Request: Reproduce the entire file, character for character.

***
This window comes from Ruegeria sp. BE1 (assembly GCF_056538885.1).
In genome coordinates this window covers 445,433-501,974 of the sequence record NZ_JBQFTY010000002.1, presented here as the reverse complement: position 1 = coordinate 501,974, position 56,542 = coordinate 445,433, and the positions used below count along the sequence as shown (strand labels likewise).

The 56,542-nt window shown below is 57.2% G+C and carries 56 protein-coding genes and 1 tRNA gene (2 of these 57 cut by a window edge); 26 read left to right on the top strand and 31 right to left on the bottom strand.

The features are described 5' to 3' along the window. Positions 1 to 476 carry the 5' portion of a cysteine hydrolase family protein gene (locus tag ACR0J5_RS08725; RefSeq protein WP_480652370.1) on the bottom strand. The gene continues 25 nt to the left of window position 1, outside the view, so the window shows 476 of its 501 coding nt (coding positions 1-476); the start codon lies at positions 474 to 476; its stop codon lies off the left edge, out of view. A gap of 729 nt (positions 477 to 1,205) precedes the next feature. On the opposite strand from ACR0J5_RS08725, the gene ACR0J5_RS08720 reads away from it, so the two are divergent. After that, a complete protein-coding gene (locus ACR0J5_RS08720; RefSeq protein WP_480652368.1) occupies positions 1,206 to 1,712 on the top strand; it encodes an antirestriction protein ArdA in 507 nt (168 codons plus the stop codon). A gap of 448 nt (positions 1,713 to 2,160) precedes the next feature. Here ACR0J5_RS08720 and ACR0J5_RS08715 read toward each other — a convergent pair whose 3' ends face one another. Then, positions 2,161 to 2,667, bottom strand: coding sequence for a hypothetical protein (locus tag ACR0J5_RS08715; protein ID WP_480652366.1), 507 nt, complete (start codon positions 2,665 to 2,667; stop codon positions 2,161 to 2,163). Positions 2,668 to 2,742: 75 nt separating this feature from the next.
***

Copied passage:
This window comes from Ruegeria sp. BE1 (assembly GCF_056538885.1).
In genome coordinates this window covers 445,433-501,974 of the sequence record NZ_JBQFTY010000002.1, presented here as the reverse complement: position 1 = coordinate 501,974, position 56,542 = coordinate 445,433, and the positions used below count along the sequence as shown (strand labels likewise).

The 56,542-nt window shown below is 57.2% G+C and carries 56 protein-coding genes and 1 tRNA gene (2 of these 57 cut by a window edge); 26 read left to right on the top strand and 31 right to left on the bottom strand.

The features are described 5' to 3' along the window. Positions 1 to 476 carry the 5' portion of a cysteine hydrolase family protein gene (locus tag ACR0J5_RS08725; RefSeq protein WP_480652370.1) on the bottom strand. The gene continues 25 nt to the left of window position 1, outside the view, so the window shows 476 of its 501 coding nt (coding positions 1-476); the start codon lies at positions 474 to 476; its stop codon lies off the left edge, out of view. A gap of 729 nt (positions 477 to 1,205) precedes the next feature. On the opposite strand from ACR0J5_RS08725, the gene ACR0J5_RS08720 reads away from it, so the two are divergent. After that, a complete protein-coding gene (locus ACR0J5_RS08720; RefSeq protein WP_480652368.1) occupies positions 1,206 to 1,712 on the top strand; it encodes an antirestriction protein ArdA in 507 nt (168 codons plus the stop codon). A gap of 448 nt (positions 1,713 to 2,160) precedes the next feature. Here ACR0J5_RS08720 and ACR0J5_RS08715 read toward each other — a convergent pair whose 3' ends face one another. Then, positions 2,161 to 2,667, bottom strand: coding sequence for a hypothetical protein (locus tag ACR0J5_RS08715; protein ID WP_480652366.1), 507 nt, complete (start codon positions 2,665 to 2,667; stop codon positions 2,161 to 2,163). Positions 2,668 to 2,742: 75 nt separating this feature from the next.